My american friend had a hard time believing that we mostly don't even have middle names in Europe the other day.

Seriously, out of all the local people I know only like 2 have middle names.


18. Your Parents' Stories About Walking Really Far To School Are Lame In Italy

Telling my Italian relatives my hometown (in Canada) it's convenient because it's 3 hours from Toronto and 2 hours from Ottawa. They can't believe anything over a 15 minute walk/drive is convenient.


17. Frigid Beverages Not Appreciated

My husband and I were flying to CA with his English relatives, and we were all having a great time on the Southwest Airlines seats that face each other in front of the plane. His cousin’s husband ordered a beverage, and then asked the flight attendant to get 2 more out of the cart so they could warm up before he drank them.

Same cousin had a blow out birthday party. They had ice delivered, but they were these little tiny bags-(I don’t think they were even 5 lbs) and they only got maybe a dozen or so. There were loads of friends and family at the party. I was playing drink maker, as it was a way for me to be able to chat up people without having to chat up people. I was putting like 3 ice cubes in everyone’s drink, the way I like it. We ran out of ice pretty quickly. Learned later I should have only been putting in one ice cube per drink. Oops.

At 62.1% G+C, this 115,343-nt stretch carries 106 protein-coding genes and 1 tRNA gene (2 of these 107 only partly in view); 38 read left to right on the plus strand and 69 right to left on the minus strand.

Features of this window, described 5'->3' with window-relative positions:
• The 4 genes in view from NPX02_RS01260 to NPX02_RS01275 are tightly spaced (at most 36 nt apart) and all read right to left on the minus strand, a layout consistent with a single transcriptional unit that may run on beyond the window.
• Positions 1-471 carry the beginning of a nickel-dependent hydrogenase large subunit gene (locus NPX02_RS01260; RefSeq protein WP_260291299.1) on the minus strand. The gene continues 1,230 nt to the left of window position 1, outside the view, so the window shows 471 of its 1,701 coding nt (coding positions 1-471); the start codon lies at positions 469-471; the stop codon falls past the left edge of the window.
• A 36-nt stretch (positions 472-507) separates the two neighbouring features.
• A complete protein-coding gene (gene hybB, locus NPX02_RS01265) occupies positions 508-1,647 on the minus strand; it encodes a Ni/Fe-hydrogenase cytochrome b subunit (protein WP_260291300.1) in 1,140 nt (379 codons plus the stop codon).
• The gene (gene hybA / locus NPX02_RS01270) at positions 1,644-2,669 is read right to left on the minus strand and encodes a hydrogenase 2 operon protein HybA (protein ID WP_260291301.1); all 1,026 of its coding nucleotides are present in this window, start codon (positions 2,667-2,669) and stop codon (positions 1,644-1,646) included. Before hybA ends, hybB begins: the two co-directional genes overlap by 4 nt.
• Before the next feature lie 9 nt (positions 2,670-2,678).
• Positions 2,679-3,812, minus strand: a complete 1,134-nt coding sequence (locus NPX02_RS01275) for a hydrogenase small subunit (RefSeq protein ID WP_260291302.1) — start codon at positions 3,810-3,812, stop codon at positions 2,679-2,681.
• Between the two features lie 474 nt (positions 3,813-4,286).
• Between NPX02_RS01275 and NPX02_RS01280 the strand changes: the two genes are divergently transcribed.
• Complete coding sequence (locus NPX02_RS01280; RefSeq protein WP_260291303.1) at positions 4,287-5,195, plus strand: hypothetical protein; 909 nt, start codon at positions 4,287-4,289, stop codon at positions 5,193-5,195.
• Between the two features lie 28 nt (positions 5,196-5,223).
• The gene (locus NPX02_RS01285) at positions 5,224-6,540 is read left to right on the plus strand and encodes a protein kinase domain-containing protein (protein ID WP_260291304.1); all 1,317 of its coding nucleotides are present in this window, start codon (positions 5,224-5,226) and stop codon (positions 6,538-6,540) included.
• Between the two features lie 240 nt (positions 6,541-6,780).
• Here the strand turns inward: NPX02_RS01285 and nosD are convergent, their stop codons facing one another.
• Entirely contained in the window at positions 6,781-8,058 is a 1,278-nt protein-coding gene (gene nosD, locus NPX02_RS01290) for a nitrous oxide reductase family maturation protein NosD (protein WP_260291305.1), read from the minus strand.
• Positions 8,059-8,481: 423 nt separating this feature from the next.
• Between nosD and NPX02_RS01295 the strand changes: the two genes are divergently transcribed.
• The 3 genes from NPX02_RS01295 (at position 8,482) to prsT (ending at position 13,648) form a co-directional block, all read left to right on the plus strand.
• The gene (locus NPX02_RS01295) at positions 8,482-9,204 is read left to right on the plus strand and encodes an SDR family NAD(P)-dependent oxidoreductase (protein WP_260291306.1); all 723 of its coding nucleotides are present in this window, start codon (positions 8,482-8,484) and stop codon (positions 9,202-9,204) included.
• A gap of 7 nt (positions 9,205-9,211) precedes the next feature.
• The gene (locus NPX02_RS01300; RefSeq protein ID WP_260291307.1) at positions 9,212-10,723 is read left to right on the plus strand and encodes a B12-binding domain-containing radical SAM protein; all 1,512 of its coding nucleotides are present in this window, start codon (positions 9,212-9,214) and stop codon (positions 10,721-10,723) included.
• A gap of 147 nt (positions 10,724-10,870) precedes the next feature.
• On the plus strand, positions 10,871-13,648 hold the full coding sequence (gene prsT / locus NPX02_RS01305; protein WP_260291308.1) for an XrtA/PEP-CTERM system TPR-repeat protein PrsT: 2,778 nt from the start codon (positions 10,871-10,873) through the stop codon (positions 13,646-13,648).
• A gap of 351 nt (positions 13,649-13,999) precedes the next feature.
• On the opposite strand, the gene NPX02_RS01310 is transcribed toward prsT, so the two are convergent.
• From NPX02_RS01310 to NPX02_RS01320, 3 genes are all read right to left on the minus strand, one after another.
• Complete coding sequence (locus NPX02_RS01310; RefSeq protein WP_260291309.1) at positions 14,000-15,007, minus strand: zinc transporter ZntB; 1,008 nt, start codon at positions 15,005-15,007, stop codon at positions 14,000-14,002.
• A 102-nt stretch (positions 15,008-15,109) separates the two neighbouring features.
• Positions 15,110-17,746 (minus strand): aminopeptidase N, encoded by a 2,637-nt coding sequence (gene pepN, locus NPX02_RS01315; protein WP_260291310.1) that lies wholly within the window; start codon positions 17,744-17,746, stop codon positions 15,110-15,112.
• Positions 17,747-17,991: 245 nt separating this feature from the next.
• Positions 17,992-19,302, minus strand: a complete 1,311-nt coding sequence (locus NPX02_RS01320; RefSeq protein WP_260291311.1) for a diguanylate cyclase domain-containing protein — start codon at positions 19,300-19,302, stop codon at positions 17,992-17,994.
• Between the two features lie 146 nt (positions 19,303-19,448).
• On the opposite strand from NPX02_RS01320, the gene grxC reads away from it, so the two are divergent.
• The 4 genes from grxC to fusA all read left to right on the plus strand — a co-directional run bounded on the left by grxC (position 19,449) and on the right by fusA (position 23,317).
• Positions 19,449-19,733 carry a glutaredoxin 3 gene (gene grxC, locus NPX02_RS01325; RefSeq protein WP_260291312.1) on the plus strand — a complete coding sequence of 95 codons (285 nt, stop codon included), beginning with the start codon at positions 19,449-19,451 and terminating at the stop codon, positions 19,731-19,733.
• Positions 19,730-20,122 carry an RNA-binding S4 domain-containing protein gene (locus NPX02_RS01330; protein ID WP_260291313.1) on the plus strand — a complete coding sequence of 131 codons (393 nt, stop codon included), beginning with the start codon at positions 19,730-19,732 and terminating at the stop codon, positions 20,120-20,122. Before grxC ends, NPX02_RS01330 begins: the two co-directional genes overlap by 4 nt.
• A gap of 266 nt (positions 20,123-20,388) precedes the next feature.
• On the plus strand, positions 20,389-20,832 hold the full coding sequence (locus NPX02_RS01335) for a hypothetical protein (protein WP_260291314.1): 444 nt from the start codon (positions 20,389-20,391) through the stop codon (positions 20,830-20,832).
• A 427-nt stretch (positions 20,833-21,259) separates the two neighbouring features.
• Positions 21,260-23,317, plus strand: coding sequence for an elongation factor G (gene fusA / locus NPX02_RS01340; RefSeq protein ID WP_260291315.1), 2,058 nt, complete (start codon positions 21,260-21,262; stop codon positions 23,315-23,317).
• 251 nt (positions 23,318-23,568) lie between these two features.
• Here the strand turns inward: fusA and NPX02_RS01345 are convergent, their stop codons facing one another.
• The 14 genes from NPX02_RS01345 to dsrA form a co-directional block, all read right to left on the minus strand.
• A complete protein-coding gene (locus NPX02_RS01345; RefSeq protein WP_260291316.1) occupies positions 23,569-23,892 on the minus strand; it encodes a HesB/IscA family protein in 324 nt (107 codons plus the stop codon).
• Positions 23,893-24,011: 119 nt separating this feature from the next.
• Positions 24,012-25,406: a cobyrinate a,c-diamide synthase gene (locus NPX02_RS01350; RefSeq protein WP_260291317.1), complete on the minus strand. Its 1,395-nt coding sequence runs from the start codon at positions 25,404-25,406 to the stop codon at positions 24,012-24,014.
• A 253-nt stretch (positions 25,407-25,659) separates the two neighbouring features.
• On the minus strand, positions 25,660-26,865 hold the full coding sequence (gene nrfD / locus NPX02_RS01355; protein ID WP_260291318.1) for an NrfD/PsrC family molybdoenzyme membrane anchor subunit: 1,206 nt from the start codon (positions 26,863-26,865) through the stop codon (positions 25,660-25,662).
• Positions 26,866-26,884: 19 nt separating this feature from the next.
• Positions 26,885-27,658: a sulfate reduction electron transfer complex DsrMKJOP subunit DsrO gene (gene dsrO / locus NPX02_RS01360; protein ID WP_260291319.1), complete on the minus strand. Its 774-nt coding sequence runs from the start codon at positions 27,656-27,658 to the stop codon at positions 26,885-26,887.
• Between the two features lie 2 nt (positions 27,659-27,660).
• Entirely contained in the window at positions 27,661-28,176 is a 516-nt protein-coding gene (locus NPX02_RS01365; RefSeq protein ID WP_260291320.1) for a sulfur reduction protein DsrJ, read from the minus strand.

16. In The Land Of Jolly Holidays, Long Weekends Are Never Enough

the manner in which holidays are taken also seems to be different. All my US friends and colleagues take short trips, often infrequently outside the US or its immediate holiday destinations, whereas in Europe people often take weeks of vacation time in one go and travel further afield.


15. Not Only Are They Too Long, They Have The Same Name As Giant Suitcases

My boyfriend says the weird long shorts men here (US/ Canada) wear swimming are odd. Where he's from they wear these little shorts. I get such a kick out of pictures of him in them though haha.


14. How European Servers Make The Best Tips

I get the impression that tipping in the US is ingrained in the culture and expected, whereas in Europe tipping is still very much linked to the quality of service, ie. good service is tipped, normal or mediocre service is frequently not.